Background: Eosinophilic Esophagitis (EE) is increasingly recognized among adults who present with either persistent heartburn or dysphagia, and has been associated in animal models with inhaled allergens. Many patients participating in the World Trade Center (WTC) rescue effort have increased exposure to aeroallergens. In our experience, in this group of patients, the prevalence of EE is higher than those patients with similar symptoms who do not have a similar exposure history. The aim of this study is to describe our center's experience, and to highlight relationships between EE and exposure in affected workers. Methods: Retrospective chart review of 45 patients, referred for GI evaluation for refractory heartburn between January 2007 and October 2008 from the New Jersey WTC monitoring program, was performed. Results: Most of the patients were male with an average age of 49 (95% CI 47.16-51.82) and a BMI of 27.77 (95% CI 28.61-30.94). 20 patients were on inhaled steroids and 3 were on oral prednisone. Of the 45 patients, 27 underwent EGD, 25 had endoscopic abnormalities of which 17 had significant esophageal findings on biopsy summarized as below (table 1). Only 4 patients had GERD before 9/11, 3 of whom were previously on PPIs. Of the 41 cases of new-onset GERD, 11 had complaints of dysphagia; 2 of these patients subsequently had documented EE. 3 cases of biopsy-proven EE were identified among the 45 referred rescue workers, yielding a prevalence of 6.67%. In our cohort all three patients developed GERD symptoms after participating in the relief efforts. Conclusions: The prevalence of EE in our study population appears to be 13-fold higher than the prevalence seen in a recent study of 74,162 general GI referrals, with a majority having heartburn symptoms. In our study a majority of patients (62.96%) undergoing EGD had significant esophageal findings. Exposure to aeroallergens such as in the WTC incident may be associated with increased prevalence of EE and endoscopic/pathologic abnormalities. In patients with appropriate symptoms and exposure history, this data suggests that EGD with biopsies should be considered. More detailed research, with multi-center collaboration across the 6 WTC monitoring program sites including geographic comparison, is warranted to confirm the results of this pilot study.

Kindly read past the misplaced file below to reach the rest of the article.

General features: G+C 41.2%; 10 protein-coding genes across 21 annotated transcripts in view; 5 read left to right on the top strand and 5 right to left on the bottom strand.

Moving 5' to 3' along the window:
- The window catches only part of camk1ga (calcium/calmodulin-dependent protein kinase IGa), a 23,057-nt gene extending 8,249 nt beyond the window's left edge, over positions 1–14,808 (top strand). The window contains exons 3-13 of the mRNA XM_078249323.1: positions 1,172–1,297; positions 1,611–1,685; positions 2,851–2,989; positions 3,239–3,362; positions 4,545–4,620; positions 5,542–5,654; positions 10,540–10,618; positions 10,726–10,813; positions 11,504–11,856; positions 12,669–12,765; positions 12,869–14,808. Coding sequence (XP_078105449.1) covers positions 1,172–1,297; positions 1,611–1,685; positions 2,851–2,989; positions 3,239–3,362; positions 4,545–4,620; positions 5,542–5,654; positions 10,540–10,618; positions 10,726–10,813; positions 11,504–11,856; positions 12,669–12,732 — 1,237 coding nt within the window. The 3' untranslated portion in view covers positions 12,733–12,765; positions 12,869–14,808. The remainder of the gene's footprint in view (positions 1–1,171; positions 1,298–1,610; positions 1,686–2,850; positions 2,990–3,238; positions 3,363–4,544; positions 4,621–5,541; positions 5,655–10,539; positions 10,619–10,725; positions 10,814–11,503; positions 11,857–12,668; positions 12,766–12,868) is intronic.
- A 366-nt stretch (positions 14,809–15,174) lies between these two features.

WTC; World Trade Center; Rescue workers; Gastrointestinal system disorders; Allergens; GERD; Gastroesophageal reflux disease; Cohort studies
Clifford S. Mitchell, MS, MD, MPH, Maryland Department of Health and Mental Hygiene, 201 West Preston Street, Room 321, Baltimore, MD 21201
Issue of Publication
University of Medicine and Dentistry of New Jersey - Robert Wood Johnson Medical School, Piscataway
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